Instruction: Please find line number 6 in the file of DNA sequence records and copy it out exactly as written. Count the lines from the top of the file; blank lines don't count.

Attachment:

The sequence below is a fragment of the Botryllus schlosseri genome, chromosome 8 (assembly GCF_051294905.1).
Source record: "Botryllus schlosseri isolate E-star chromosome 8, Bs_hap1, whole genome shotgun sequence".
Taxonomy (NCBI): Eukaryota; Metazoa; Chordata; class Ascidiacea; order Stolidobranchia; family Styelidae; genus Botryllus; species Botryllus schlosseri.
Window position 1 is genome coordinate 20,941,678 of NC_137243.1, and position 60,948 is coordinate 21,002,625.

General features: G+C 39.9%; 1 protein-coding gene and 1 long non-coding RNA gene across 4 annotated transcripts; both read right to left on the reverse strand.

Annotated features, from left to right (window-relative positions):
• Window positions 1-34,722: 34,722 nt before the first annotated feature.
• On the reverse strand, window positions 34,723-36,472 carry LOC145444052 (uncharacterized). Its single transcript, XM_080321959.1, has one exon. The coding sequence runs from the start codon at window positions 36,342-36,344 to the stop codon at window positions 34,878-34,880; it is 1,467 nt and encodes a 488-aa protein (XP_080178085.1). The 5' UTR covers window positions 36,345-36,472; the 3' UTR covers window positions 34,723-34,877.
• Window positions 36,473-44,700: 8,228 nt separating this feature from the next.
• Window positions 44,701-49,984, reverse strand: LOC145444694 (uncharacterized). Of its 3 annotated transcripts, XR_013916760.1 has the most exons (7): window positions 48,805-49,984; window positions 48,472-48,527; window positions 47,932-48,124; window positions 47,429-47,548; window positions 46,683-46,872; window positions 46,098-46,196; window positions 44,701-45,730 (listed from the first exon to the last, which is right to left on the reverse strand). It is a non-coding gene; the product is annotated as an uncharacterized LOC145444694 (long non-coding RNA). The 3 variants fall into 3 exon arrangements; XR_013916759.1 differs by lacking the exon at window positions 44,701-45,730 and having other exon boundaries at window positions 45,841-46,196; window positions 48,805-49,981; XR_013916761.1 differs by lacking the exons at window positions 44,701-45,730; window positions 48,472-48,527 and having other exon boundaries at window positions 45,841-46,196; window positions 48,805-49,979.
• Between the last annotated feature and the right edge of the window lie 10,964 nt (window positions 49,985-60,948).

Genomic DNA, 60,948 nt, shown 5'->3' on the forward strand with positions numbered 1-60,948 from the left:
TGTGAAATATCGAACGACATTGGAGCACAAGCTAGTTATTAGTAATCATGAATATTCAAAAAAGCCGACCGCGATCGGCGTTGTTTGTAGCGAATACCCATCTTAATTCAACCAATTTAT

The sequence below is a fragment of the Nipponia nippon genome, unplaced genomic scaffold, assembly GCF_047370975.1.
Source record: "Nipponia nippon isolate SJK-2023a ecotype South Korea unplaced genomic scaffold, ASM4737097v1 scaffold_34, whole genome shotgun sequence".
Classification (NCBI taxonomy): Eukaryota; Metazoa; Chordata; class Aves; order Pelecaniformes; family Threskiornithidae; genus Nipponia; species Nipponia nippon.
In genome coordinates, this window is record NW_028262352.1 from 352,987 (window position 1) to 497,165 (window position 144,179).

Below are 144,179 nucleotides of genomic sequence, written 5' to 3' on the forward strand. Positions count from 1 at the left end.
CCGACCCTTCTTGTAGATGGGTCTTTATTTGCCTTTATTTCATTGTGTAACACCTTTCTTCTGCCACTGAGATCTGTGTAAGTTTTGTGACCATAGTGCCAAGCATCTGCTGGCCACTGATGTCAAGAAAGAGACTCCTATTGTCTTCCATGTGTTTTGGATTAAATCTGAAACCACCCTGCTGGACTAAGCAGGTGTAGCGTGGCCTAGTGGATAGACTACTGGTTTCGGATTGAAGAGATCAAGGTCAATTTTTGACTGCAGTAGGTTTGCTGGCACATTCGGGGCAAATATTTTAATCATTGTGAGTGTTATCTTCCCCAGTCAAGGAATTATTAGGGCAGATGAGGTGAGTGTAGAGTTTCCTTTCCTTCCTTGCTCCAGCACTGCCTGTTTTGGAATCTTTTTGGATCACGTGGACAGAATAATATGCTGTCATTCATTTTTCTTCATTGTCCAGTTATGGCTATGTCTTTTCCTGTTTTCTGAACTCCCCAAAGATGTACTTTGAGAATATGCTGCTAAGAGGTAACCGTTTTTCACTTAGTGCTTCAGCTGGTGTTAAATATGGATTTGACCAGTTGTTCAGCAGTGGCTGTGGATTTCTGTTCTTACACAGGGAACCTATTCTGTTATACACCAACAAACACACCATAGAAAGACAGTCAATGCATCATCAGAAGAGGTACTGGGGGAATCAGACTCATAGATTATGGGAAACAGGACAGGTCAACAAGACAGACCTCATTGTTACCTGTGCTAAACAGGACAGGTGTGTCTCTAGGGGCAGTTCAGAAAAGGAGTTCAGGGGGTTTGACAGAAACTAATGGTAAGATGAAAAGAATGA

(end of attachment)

Annotated features, from left to right (window-relative positions):